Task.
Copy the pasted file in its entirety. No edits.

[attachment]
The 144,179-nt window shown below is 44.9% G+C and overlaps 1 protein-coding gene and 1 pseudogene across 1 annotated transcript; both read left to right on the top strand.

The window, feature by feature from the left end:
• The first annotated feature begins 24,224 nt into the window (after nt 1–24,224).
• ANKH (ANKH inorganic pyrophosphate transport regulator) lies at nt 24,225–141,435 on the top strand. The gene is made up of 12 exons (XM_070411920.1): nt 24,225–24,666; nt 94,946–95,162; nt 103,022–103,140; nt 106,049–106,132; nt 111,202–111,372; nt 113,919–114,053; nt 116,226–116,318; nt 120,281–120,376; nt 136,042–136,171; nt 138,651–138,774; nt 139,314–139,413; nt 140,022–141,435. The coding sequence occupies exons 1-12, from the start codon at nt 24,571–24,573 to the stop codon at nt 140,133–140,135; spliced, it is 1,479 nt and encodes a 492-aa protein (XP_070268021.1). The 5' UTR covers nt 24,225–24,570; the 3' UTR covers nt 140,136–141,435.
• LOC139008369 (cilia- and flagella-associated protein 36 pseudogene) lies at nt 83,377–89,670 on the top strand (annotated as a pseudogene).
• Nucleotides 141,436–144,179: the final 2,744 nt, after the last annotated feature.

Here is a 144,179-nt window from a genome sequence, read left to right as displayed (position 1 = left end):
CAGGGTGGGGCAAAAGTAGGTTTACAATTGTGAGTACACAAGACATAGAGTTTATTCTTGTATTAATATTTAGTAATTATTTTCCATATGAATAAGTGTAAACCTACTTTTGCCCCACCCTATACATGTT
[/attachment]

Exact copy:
The 144,179-nt window shown below is 44.9% G+C and overlaps 1 protein-coding gene and 1 pseudogene across 1 annotated transcript; both read left to right on the top strand.

The window, feature by feature from the left end:
• The first annotated feature begins 24,224 nt into the window (after nt 1–24,224).
• ANKH (ANKH inorganic pyrophosphate transport regulator) lies at nt 24,225–141,435 on the top strand. The gene is made up of 12 exons (XM_070411920.1): nt 24,225–24,666; nt 94,946–95,162; nt 103,022–103,140; nt 106,049–106,132; nt 111,202–111,372; nt 113,919–114,053; nt 116,226–116,318; nt 120,281–120,376; nt 136,042–136,171; nt 138,651–138,774; nt 139,314–139,413; nt 140,022–141,435. The coding sequence occupies exons 1-12, from the start codon at nt 24,571–24,573 to the stop codon at nt 140,133–140,135; spliced, it is 1,479 nt and encodes a 492-aa protein (XP_070268021.1). The 5' UTR covers nt 24,225–24,570; the 3' UTR covers nt 140,136–141,435.
• LOC139008369 (cilia- and flagella-associated protein 36 pseudogene) lies at nt 83,377–89,670 on the top strand (annotated as a pseudogene).
• Nucleotides 141,436–144,179: the final 2,744 nt, after the last annotated feature.

Here is a 144,179-nt window from a genome sequence, read left to right as displayed (position 1 = left end):
CAGGGTGGGGCAAAAGTAGGTTTACAATTGTGAGTACACAAGACATAGAGTTTATTCTTGTATTAATATTTAGTAATTATTTTCCATATGAATAAGTGTAAACCTACTTTTGCCCCACCCTATACATGTT